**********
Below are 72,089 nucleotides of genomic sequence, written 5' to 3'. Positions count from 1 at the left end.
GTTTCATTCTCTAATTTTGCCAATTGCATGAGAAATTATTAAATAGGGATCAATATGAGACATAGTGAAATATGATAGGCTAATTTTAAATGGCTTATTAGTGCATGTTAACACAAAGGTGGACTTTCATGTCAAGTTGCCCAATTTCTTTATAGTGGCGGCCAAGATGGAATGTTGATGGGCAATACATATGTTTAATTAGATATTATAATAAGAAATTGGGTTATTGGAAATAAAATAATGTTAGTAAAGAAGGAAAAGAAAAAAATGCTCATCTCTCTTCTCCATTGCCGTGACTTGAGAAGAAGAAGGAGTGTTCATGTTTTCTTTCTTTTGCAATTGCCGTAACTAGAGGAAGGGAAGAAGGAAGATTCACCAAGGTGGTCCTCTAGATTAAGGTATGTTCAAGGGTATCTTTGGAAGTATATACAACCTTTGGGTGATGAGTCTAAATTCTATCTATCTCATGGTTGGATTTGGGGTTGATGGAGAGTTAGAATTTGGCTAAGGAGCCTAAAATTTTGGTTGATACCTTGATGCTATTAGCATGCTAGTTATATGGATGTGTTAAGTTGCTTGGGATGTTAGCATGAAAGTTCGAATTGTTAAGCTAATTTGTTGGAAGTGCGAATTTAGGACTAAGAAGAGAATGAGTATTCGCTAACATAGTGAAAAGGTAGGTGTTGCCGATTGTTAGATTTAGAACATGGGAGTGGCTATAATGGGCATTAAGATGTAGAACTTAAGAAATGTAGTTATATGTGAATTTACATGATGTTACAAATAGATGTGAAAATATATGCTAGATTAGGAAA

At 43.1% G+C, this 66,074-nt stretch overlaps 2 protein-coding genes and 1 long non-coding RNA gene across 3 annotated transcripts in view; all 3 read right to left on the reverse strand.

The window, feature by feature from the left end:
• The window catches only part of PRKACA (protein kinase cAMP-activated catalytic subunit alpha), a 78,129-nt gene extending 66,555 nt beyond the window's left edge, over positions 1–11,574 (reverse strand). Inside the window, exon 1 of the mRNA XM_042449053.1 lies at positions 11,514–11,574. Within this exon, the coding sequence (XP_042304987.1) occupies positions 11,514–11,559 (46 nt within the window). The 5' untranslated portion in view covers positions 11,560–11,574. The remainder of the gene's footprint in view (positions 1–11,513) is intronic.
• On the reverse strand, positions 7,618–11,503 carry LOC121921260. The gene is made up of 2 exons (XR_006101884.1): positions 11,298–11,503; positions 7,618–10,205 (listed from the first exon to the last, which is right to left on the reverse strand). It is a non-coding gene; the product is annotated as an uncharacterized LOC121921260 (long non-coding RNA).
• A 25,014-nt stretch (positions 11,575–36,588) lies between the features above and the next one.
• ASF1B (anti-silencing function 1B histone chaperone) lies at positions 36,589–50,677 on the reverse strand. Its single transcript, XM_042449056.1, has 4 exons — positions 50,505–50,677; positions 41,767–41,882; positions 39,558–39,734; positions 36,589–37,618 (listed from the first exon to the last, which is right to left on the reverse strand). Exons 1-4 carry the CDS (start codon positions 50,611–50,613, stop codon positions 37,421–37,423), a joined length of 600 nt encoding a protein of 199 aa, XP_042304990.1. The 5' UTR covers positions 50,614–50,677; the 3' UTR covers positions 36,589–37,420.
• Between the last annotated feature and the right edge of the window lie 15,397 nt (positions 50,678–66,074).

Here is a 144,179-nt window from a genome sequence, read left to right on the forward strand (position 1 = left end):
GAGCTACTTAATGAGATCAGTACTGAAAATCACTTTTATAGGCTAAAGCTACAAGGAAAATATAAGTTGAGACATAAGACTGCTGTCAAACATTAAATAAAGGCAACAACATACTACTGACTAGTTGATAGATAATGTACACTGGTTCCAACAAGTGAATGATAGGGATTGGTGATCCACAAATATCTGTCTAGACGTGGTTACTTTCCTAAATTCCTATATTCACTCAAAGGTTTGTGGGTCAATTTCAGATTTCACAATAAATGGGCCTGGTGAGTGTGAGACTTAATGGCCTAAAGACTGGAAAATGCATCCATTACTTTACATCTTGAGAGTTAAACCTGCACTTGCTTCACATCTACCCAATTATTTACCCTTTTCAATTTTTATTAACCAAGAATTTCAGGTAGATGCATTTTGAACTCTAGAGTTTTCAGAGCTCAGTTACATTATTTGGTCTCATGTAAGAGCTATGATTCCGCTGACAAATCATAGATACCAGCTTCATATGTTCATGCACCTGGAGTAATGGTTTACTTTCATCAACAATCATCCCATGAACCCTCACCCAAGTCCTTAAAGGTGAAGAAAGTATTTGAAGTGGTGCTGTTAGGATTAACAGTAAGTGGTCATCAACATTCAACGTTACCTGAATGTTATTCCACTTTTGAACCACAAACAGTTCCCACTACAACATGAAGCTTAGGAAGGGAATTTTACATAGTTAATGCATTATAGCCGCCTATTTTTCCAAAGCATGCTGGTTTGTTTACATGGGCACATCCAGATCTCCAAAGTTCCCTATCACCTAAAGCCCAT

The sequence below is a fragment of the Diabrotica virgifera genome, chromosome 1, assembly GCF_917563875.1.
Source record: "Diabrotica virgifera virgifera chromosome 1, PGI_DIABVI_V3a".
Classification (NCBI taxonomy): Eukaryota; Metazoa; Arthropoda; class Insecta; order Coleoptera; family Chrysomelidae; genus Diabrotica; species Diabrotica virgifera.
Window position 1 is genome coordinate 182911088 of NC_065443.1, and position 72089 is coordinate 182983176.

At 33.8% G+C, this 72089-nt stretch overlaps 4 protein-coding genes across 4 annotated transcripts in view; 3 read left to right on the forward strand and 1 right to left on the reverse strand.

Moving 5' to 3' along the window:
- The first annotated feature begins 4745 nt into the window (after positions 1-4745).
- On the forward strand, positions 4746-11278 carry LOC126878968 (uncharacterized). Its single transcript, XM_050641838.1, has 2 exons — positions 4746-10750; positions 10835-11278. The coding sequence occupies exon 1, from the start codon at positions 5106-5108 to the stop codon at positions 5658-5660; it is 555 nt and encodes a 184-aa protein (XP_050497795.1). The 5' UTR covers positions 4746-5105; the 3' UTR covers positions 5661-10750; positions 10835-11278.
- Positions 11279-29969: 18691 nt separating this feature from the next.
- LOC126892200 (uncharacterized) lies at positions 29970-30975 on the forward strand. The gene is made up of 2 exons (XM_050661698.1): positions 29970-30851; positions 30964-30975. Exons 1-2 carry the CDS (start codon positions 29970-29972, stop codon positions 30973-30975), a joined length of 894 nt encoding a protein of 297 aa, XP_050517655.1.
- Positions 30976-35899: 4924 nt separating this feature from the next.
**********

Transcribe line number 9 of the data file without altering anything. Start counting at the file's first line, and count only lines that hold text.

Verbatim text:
• Between the last annotated feature and the right edge of the window lie 15,397 nt (positions 50,678–66,074).